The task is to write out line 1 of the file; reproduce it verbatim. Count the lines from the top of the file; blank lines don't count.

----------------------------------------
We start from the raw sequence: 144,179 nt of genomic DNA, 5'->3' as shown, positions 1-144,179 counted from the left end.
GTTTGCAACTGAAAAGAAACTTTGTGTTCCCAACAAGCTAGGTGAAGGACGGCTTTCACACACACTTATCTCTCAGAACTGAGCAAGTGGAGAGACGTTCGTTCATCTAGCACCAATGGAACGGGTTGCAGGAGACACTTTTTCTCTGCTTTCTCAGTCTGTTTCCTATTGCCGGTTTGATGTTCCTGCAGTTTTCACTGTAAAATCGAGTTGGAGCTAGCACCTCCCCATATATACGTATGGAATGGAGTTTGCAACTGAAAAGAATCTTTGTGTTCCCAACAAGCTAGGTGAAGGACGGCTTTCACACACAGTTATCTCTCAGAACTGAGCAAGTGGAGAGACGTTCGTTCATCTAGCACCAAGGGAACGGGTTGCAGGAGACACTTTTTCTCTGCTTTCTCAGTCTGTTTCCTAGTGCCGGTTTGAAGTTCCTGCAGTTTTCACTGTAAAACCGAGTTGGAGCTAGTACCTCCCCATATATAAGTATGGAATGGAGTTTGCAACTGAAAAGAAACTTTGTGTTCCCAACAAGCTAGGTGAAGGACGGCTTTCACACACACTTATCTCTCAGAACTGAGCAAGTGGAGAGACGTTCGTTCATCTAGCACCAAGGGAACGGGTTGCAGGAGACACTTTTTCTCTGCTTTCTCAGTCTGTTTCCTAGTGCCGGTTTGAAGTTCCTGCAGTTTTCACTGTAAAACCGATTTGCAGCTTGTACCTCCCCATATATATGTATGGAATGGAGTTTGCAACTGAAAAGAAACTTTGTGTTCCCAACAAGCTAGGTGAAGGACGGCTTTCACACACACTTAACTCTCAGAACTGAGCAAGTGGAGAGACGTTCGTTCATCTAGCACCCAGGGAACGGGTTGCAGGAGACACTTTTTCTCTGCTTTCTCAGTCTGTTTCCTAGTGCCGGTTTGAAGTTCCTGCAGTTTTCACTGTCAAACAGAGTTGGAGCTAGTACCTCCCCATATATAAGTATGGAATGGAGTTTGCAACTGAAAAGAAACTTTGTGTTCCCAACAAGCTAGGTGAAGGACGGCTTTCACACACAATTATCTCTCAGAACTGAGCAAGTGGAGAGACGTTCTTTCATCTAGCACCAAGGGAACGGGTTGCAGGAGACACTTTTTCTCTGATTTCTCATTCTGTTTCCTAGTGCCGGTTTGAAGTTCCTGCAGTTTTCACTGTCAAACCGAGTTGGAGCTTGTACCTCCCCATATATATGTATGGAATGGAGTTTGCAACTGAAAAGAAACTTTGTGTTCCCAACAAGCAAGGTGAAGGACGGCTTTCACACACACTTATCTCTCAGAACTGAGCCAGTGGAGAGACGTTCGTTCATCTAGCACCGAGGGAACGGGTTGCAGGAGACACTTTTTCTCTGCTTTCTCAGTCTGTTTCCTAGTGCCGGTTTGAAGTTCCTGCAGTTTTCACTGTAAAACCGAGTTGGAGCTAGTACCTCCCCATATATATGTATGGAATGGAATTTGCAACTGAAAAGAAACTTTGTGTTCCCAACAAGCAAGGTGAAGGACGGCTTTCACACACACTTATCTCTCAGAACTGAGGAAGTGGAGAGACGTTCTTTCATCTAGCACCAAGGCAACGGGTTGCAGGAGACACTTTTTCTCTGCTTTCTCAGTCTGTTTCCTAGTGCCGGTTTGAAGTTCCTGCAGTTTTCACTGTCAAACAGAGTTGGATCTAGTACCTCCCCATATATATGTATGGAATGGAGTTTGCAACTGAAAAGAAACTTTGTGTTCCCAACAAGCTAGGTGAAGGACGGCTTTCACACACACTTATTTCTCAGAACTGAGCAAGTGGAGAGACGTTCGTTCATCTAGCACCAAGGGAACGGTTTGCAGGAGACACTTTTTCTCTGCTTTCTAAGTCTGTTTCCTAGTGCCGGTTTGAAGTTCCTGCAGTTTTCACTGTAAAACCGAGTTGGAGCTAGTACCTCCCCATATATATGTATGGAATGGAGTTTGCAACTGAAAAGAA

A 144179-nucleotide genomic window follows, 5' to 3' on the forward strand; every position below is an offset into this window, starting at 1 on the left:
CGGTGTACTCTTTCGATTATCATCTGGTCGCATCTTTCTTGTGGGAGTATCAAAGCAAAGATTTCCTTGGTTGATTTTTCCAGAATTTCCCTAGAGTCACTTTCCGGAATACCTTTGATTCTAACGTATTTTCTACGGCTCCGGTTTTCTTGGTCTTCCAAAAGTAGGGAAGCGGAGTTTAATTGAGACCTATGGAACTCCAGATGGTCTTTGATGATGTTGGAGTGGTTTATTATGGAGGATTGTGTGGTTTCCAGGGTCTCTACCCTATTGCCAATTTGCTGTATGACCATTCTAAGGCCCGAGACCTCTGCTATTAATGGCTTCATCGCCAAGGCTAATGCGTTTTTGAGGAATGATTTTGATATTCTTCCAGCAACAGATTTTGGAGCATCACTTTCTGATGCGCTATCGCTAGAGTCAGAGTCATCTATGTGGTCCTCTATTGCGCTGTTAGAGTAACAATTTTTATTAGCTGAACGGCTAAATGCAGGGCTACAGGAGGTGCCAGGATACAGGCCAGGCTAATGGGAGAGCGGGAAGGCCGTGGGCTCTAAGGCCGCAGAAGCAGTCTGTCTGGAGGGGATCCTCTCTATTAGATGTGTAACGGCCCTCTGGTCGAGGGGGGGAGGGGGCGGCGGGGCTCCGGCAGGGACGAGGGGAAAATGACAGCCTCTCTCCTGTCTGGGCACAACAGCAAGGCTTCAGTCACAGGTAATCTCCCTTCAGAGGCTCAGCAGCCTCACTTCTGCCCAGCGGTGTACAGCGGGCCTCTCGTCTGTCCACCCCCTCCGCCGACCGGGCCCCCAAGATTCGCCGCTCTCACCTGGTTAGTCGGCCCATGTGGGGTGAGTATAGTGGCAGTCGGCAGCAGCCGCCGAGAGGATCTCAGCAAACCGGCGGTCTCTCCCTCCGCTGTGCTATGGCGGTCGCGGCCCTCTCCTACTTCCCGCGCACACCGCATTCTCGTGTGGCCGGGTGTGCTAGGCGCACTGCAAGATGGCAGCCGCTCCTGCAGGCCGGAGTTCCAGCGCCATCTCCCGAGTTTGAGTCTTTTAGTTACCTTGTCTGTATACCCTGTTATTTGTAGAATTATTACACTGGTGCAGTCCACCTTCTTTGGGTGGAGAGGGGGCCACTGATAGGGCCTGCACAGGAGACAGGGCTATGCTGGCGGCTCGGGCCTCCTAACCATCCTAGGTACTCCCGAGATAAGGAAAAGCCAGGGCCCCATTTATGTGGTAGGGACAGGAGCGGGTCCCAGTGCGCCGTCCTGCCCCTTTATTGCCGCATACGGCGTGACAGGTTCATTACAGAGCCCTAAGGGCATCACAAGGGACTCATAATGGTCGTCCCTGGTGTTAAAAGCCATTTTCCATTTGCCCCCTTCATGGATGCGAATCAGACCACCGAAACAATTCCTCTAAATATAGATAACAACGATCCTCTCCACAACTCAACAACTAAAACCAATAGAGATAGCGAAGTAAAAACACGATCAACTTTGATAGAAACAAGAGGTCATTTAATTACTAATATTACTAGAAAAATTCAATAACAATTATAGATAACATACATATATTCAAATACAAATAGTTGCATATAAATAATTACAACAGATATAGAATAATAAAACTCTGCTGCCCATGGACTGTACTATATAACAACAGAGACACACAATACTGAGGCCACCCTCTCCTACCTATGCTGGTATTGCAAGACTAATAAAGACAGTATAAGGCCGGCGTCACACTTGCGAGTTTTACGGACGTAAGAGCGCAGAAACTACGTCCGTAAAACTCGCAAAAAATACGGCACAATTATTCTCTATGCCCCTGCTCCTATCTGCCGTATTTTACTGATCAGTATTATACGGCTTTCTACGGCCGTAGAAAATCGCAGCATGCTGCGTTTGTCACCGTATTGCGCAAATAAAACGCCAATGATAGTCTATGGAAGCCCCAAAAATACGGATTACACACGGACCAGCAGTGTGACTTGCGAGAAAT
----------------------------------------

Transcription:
We start from the raw sequence: 144,179 nt of genomic DNA, 5'->3' as shown, positions 1-144,179 counted from the left end.